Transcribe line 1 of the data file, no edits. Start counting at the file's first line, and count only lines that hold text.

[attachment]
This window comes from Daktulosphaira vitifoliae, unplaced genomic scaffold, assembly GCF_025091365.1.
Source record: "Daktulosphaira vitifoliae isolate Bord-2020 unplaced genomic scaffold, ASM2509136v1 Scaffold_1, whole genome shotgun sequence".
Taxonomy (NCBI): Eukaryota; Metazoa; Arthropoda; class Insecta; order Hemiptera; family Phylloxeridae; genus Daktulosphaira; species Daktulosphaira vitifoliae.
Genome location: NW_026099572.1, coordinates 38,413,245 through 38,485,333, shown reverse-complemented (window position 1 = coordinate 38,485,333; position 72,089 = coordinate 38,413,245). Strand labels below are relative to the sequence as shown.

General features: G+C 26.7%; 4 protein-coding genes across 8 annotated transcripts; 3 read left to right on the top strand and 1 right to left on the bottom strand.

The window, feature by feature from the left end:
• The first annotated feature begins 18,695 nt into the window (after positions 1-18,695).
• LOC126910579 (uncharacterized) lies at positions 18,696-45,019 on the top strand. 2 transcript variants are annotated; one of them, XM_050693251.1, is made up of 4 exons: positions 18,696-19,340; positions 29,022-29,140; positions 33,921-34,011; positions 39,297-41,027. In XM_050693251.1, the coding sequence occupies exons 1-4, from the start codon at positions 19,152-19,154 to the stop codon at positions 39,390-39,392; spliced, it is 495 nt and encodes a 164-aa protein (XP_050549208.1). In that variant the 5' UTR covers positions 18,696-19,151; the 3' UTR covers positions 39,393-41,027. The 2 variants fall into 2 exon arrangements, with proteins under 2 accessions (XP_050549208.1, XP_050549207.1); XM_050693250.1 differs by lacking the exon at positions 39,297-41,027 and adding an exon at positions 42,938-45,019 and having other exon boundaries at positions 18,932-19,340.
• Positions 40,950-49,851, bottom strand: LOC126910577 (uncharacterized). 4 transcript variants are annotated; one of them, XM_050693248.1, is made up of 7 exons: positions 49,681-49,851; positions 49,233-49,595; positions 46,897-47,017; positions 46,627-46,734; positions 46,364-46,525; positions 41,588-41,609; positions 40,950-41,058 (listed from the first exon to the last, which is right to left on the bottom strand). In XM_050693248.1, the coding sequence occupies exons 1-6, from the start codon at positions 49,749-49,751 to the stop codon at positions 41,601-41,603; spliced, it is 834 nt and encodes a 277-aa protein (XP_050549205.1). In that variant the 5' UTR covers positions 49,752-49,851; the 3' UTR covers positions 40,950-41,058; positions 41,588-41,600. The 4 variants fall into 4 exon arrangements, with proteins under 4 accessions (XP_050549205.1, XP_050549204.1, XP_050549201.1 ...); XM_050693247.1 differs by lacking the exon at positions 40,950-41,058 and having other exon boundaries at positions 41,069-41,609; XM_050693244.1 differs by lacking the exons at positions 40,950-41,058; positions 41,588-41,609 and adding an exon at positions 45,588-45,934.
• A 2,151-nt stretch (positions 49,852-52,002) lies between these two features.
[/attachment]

This window comes from Daktulosphaira vitifoliae, unplaced genomic scaffold, assembly GCF_025091365.1.